illustrated. The only serious fault that I find is that the
genetics section needs to be expanded and clarified. The student
who relies on Mosby's treatment of genetics will be hard pressed
to answer the monumental question that appears in the chapter
review: "What is a gene?" (The HarperCollins book has a genetics
section that is superior to Mosby's in both depth and clarity.)
In revising their genetics section, Mosby's writers should be
sure to correct the factual error on page 27: A human zygote gets
23 chromosomes, not "23 pairs of chromosomes," from each parent.
Generally, the photomicrographs seen in chapter 2 are good and
are used effectively, but the one on page 33 could be better: It
supposedly shows lung alveoli, where "[a]bsorption of oxygen into
the blood" occurs, but the capillaries are nowhere in sight. A
better photomicrograph, at the same magnification, would solve
Chapter 4, "The Integumentary System and Body Membranes,"
includes a good, illustrated description of the structure of the
skin, and the correlation between structure and function is
emphasized. Chapter 5, "The Skeletal System," is lucid and to
the point, with a fine illustration of the various types of
diarthrotic joint. Chapter 6, "The Muscular System," opens with
a discussion of how muscles work, and then -- perhaps necessarily
-- becomes a series of figures that show musculature and list the
muscles' names. Welcome, students, to the world of anatomy.
Chapter 7, "The Nervous System," has some shortcomings, as I have
noted above, but the chapter as a whole is effective and is
appropriate for high-school students. Where it is weak, the
classroom teacher can introduce supplementary material derived
from the HarperCollins text from another text that has a strong
chapter on neurology.
Chapter 11, "The Circulatory System," is a good discussion of a
difficult topic, and it includes an interesting, illustrated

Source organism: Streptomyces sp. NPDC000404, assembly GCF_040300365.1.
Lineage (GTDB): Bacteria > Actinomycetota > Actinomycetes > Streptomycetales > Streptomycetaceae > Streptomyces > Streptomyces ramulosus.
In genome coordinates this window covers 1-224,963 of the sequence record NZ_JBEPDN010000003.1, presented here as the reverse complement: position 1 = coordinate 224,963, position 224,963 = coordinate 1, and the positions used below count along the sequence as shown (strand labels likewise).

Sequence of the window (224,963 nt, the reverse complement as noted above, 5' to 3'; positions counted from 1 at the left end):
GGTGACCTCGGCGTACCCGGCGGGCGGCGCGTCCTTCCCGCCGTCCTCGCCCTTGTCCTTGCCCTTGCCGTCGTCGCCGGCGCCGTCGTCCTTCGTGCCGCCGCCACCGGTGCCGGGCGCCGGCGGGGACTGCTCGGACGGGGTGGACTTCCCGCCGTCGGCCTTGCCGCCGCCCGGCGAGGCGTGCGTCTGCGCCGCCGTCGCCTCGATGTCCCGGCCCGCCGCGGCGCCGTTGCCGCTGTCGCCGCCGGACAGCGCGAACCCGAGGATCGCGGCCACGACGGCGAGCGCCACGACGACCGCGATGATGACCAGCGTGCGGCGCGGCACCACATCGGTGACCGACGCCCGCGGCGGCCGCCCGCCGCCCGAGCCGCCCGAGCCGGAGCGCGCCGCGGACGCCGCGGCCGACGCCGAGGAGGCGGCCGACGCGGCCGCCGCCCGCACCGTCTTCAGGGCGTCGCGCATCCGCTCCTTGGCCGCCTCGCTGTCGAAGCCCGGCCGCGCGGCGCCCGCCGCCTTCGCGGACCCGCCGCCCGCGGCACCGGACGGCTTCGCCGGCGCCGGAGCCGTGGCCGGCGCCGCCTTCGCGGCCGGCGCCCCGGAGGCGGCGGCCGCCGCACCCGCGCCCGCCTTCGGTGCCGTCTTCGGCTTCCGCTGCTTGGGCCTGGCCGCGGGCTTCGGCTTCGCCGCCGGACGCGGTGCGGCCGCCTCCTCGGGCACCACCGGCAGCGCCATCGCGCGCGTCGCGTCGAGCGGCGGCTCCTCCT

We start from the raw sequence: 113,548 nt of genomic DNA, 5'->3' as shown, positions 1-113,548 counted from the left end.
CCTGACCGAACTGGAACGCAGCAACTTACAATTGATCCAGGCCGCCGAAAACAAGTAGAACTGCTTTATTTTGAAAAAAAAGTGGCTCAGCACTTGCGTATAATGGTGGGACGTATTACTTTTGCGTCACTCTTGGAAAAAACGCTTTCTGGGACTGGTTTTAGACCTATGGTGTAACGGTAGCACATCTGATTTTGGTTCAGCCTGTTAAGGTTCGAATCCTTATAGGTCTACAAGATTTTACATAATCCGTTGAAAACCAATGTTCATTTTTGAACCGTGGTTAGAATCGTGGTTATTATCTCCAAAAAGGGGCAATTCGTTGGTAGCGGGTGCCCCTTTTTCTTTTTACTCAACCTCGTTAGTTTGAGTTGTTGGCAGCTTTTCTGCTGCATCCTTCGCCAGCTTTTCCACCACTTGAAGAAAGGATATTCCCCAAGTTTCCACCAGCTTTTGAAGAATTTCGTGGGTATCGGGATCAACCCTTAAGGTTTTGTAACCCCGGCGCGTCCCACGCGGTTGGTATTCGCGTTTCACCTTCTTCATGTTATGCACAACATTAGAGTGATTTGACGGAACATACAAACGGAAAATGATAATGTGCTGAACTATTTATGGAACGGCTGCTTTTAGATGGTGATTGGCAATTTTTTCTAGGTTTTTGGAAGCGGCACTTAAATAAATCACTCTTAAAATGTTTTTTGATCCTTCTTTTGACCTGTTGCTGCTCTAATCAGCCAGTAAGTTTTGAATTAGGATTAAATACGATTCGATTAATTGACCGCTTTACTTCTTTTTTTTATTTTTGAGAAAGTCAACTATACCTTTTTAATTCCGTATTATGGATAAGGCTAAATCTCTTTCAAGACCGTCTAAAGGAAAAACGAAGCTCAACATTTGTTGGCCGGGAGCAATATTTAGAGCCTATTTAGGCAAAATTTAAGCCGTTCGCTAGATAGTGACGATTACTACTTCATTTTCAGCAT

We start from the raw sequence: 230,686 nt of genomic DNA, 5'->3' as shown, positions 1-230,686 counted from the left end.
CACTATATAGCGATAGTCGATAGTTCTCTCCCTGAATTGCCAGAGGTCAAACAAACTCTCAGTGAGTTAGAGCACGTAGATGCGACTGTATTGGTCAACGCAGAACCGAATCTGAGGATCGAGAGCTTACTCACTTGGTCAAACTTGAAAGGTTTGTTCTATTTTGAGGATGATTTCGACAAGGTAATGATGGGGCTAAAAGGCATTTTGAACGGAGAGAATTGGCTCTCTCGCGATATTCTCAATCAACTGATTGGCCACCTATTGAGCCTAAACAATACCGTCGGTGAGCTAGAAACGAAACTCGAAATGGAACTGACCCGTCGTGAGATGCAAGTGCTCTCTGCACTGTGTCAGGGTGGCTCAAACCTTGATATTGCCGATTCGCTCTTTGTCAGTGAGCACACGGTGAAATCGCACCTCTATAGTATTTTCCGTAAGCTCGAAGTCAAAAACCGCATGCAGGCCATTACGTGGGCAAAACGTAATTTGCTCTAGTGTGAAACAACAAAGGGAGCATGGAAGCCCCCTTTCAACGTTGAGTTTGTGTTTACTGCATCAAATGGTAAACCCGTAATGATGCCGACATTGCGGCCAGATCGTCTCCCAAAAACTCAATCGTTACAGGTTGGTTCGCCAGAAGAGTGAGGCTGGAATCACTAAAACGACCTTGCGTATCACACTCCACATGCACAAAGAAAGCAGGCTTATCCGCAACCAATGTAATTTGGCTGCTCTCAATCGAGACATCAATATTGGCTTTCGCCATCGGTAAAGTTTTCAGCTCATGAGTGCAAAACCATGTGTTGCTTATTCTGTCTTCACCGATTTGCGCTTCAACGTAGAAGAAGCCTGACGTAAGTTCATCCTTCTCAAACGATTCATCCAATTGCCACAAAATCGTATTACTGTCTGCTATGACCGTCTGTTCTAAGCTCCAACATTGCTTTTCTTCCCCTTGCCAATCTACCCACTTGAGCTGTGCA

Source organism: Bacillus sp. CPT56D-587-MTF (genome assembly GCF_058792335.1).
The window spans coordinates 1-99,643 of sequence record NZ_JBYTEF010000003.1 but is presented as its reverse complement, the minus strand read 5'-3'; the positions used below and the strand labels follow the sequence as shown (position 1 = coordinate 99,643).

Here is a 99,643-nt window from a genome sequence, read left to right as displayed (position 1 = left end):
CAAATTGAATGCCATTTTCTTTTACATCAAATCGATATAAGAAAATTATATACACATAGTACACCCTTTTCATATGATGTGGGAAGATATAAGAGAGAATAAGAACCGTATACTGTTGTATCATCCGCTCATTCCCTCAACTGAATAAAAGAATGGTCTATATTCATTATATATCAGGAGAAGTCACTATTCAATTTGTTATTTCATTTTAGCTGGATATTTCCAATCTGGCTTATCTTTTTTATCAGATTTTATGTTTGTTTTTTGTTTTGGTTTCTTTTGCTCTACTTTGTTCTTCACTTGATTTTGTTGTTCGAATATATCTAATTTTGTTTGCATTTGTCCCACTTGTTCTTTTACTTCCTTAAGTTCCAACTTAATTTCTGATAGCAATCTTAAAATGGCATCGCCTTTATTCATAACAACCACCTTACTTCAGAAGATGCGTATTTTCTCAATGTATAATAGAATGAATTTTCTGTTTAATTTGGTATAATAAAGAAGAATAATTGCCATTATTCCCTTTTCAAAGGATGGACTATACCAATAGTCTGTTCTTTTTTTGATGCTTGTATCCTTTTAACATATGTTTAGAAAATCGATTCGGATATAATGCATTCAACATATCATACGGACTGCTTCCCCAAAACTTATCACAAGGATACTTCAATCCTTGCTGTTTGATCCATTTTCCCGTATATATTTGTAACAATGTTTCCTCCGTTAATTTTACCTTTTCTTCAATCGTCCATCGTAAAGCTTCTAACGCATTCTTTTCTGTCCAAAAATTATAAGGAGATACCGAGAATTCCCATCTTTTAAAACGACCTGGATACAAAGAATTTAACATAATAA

explanation of EKGs. Chapter 12, "The Lymphatic System and
Immunity," is thorough and makes good use of both
photomicrographs and scanning electron micrographs. I was not
impressed, however, by the sidebar about AIDS (page 261). It is
nothing in comparison with the excellent, three-page presentation
in the HarperCollins text. If students are to get a proper
lesson about AIDS, the teacher will have to look beyond
Structure & Function of the Body for information.
Chapter 13, "The Respiratory System," is sound and includes a
good sidebar on infant respiratory distress syndrome (page 281).
In chapter 16, "The Urinary System," I was particularly impressed
by the diagram of the nephron unit, the text and illustration
that describe the formation of urine, and the discussions of the
artificial kidney, hemodialysis and peritoneal dialysis.
While the sidebar about AIDS is weak, most of the sidebars in
Structure & Function of the Body are commendable. They
help to keep the book interesting by discussing important topics
clearly. The topics range from in-vitro fertilization to
endocrine abnormalities to the Heimlich maneuver.
As a whole, Structure & Function of the Body is an
excellent introductory text, and it can provide solid grounding
for students who may study human anatomy and physiology during
their college work.
A Book That Skimps
on the Why and How
Ben E. Coutant
A textbook of human anatomy and physiology should contain the
essentials: what, where, when, why and how. Mosby's Structure